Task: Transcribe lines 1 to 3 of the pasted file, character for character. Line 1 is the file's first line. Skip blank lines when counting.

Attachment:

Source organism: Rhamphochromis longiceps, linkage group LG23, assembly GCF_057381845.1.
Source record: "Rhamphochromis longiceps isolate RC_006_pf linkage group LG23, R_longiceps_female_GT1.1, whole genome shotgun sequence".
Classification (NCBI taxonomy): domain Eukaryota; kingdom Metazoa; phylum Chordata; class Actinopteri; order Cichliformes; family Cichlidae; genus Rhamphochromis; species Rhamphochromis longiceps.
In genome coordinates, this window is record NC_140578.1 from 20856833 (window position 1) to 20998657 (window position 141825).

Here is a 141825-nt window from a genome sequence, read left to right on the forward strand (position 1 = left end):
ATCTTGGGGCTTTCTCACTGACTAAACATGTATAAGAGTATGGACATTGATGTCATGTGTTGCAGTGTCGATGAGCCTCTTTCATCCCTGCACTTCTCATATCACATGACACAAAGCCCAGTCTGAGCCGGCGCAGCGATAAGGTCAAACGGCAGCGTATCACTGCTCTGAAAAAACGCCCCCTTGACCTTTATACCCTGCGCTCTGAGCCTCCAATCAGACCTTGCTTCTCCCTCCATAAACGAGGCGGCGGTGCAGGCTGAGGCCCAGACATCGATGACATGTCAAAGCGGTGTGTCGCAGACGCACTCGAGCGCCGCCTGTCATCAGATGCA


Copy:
Source organism: Rhamphochromis longiceps, linkage group LG23, assembly GCF_057381845.1.
Source record: "Rhamphochromis longiceps isolate RC_006_pf linkage group LG23, R_longiceps_female_GT1.1, whole genome shotgun sequence".
Classification (NCBI taxonomy): domain Eukaryota; kingdom Metazoa; phylum Chordata; class Actinopteri; order Cichliformes; family Cichlidae; genus Rhamphochromis; species Rhamphochromis longiceps.